Byron was reminded that they'd been schoolboy competitors when Nelson played for Fort Worth Poly High and Guldahl played for Dallas Woodrow Wilson High, and Ralph once dusted Byron, 6 and 5, in a match.

“It was the funniest thing,” Byron said. “Ralph and I decided we wanted to be pro golfers instead of baseball players when we were taken out to watch Walter Hagen win the National PGA at Cedar Crest Country Club in Dallas in 1927. It was a great experience, and it influenced both our lives.”

It's known that Ben Hogan of Fort Worth Paschal High would have gone to watch that PGA with them, but he was busy inventing practice.

Tom Watson shot a 69 and said, “I'm striking the ball pretty well. I don't expect to play any better than this until I'm close to 79 years old.”

There were some other headliners who didn't have it so good in Saturday's third round.

When Vijay Singh hit it into the pond at 11 and took a drop from knee height, Lloyd Mangrum took offense. Singh's jaw was still wired shut from the earlier altercation with Mangrum, and before Vijay could explain how the new rule works, Lloyd hit him with another ashtray.

Brooks Koepka shot a 75 and stomped off after giving a surprisingly good interview.

Jordan Spieth one-putted seven consecutive holes, which helped make up for the 7 he made at the 12th hole.

A number of players complained about the Poa annua. Not on the greens but on the clubhouse menu, where chef Thomas Keller had opened a new restaurant with Asian-fusion cuisine.

Lee Trevino shot a 76 after changing his shoes in the parking lot and hitting several shots with a Dr. Pepper bottle. He said he hadn't intended to give this tournament his best effort anyhow—the Augusta National had never suited his game.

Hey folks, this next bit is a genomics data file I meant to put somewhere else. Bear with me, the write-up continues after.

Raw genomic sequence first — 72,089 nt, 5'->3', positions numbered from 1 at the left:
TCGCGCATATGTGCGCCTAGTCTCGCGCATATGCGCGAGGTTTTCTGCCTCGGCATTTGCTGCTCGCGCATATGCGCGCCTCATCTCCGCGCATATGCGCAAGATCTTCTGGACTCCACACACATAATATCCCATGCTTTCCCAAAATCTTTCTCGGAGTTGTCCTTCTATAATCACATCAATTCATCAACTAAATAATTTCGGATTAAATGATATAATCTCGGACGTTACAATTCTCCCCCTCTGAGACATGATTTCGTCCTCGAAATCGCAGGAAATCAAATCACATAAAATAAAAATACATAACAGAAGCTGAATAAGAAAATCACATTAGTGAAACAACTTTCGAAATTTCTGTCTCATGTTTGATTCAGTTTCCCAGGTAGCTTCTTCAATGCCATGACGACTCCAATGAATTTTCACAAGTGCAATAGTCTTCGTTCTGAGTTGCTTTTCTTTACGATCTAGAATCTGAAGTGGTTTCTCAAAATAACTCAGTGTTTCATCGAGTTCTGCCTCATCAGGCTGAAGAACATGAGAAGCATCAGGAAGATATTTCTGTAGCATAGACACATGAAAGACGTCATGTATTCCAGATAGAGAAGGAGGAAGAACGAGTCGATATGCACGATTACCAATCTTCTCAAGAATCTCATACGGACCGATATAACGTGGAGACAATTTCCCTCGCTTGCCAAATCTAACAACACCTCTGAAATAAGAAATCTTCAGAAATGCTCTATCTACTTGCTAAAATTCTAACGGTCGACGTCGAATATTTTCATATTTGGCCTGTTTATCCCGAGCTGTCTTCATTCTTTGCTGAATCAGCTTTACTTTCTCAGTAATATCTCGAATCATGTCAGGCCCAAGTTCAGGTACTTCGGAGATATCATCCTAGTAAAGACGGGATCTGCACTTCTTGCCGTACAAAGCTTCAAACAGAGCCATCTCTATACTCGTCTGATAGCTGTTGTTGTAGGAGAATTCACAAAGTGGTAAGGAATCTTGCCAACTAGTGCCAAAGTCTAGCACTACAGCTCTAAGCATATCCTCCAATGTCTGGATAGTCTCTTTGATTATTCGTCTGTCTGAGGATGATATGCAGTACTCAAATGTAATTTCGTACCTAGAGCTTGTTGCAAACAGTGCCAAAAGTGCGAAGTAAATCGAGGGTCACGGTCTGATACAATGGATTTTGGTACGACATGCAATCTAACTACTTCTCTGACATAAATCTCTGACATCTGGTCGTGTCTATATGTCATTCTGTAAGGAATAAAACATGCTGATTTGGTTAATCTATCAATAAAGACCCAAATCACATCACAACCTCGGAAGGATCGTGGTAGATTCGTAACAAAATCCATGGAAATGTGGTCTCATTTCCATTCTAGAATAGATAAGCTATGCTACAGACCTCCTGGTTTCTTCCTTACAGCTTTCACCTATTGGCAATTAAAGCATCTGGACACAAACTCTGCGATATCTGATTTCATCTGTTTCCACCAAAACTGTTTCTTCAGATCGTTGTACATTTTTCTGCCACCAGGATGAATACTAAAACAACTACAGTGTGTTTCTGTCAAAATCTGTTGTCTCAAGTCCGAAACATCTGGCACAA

“One year in the Masters,” Trevino said, “I even finished behind the peach cobbler.”

Harry Vardon apologized for his embarrassing 77 but said that Francis Ouimet, his playing partner, should take some responsibility for it. Ouimet, the amateur, kept distracting Vardon by bringing up an incident that occurred back in their past at The Country Club in Brookline.

Vardon made a confession in the interview area. He said he had not invented the overlapping grip, after all. He had simply borrowed it from a Scottish amateur named Johnny Laidlay, the real inventor. Vardon said he hadn't realized this until the other day, when he read it on Wikipedia.

Walter Hagen's bid faded with a 76. Which wasn't that bad a round considering that he barely made his tee time and played the entire 18 in his tuxedo. Walter had been to a black-tie party in connection with Greg Norman's wedding to one of the desperate housewives of Atlanta.

The two most exciting groups finished late in the day.

Those who followed Ben Hogan, Bobby Jones and Tiger Woods, all of whom shot 70, saw a curious mixture of shots. Hogan hit 16 fairways and 17 greens and two-putted for both of his birdies, at 13 and 15. Still playing hickory, Jones took advantage of the wind at his back and hit the par-5 second hole in two. After spraining an ankle on the practice green, Woods performed numerous feats on the course, saving pars from the eighth fairway at No. 1, from the third fairway at No. 2, from the third fairway again at No. 7, from the 13th fairway at No. 14, and from the 10th fairway at No. 18. He had 22 putts for the round.